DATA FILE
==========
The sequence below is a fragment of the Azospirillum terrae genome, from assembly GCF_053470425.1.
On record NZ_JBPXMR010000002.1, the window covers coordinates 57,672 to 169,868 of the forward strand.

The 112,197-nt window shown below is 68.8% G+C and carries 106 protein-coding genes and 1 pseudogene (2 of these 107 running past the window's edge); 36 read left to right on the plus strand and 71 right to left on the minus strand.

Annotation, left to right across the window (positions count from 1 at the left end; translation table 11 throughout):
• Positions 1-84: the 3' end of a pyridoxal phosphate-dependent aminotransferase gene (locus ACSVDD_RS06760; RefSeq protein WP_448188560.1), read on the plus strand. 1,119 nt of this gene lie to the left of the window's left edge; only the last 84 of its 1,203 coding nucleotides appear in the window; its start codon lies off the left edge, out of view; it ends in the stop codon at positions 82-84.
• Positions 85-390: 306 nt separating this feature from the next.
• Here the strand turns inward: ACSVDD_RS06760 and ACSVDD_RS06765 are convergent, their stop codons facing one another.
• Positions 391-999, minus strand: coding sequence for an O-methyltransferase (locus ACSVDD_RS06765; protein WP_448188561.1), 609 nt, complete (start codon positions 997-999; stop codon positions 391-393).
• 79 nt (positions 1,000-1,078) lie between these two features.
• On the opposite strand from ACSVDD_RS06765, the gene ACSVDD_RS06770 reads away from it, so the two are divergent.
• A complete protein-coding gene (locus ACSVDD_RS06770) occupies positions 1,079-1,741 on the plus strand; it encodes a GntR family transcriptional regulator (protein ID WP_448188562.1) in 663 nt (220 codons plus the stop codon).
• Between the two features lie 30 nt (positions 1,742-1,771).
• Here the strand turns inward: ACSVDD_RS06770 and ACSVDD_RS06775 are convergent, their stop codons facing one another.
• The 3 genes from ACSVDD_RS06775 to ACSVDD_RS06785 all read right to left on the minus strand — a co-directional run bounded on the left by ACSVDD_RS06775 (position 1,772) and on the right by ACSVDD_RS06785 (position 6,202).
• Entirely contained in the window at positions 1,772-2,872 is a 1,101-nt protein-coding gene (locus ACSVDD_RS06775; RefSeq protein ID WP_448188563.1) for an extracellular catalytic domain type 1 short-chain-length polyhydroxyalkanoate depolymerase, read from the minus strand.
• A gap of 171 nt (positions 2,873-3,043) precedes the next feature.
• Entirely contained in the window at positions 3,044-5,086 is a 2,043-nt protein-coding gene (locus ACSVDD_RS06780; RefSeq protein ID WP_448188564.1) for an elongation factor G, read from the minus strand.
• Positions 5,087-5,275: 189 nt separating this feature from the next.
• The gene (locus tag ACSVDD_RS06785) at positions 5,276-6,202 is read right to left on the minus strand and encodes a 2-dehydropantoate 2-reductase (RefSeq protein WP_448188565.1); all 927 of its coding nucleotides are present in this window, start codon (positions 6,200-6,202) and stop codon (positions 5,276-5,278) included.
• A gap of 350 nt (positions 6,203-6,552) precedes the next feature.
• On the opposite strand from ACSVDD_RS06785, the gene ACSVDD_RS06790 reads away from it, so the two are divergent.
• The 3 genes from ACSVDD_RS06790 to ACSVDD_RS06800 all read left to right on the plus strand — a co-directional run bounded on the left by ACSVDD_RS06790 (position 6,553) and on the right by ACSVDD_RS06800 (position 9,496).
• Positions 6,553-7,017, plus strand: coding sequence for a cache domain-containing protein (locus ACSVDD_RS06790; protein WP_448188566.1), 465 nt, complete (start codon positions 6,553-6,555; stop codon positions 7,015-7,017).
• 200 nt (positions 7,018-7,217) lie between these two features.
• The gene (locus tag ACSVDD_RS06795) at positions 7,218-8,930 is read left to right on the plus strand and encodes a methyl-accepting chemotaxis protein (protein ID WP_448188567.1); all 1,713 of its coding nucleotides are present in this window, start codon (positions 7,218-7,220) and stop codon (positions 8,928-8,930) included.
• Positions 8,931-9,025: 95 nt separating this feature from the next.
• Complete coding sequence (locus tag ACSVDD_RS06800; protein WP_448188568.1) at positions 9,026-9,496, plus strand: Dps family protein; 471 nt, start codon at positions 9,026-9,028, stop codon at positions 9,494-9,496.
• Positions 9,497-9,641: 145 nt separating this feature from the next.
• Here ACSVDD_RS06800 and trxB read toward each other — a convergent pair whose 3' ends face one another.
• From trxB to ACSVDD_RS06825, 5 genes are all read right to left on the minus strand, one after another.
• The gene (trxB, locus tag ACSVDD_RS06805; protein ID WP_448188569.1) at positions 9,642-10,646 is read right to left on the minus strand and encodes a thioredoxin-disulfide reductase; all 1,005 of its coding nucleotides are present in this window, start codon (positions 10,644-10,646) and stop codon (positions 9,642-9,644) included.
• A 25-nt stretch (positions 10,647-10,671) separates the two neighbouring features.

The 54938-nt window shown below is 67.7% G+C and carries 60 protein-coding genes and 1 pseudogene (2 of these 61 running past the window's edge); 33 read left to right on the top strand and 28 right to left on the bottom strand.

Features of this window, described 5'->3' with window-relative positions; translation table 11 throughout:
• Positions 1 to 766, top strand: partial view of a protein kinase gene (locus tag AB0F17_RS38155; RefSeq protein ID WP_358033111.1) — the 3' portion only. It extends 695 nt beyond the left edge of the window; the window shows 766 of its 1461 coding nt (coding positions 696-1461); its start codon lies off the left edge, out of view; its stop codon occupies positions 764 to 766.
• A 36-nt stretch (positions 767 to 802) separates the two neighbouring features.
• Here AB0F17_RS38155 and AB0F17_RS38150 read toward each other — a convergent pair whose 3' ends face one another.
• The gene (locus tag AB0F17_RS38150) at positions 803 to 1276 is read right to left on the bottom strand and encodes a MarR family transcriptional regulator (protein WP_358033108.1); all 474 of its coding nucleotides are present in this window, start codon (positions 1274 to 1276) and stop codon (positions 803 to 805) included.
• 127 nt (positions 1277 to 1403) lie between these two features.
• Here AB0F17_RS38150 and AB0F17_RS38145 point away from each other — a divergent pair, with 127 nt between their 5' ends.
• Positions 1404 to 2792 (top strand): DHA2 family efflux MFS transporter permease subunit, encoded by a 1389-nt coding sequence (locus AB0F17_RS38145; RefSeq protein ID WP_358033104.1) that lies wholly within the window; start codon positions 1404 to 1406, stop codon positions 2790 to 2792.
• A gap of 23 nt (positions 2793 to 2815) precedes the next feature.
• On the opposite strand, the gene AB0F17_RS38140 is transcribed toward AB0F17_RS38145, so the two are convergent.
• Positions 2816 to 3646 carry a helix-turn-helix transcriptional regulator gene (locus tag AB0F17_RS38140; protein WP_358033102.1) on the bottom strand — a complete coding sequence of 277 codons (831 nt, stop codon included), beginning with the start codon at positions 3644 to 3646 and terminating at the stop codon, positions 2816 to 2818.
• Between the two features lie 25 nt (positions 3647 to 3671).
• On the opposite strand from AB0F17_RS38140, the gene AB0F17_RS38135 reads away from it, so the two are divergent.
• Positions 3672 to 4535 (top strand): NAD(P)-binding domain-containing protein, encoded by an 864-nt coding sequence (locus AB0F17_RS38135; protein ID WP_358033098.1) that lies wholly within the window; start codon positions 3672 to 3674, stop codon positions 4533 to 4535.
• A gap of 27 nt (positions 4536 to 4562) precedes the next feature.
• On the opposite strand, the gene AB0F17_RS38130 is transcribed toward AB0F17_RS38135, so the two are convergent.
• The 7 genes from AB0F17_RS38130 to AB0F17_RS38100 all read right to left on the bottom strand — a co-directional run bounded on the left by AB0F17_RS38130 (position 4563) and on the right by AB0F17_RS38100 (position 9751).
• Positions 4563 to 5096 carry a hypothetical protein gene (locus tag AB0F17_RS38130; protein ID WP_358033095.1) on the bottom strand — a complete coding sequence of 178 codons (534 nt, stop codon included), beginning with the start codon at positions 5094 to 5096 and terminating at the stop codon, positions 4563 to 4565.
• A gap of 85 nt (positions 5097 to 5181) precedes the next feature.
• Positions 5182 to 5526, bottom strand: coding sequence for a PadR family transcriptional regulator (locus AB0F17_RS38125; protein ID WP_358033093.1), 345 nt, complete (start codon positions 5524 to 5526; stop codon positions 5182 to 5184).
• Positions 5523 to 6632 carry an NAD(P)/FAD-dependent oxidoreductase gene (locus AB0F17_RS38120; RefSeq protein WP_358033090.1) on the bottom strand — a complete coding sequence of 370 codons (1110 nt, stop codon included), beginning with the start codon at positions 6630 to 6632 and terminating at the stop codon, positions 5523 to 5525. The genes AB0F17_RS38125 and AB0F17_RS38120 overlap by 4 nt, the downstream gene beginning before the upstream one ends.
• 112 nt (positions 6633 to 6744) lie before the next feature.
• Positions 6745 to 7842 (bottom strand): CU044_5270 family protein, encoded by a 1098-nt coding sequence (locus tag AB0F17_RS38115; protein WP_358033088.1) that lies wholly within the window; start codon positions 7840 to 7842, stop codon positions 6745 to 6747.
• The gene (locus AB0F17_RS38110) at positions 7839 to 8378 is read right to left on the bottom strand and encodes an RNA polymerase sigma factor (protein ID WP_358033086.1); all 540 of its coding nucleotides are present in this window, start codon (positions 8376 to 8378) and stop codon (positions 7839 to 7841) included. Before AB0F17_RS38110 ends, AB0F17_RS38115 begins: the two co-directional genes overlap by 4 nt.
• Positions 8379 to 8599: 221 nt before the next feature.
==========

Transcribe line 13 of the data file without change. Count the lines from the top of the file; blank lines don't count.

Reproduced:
• Here the strand turns inward: ACSVDD_RS06770 and ACSVDD_RS06775 are convergent, their stop codons facing one another.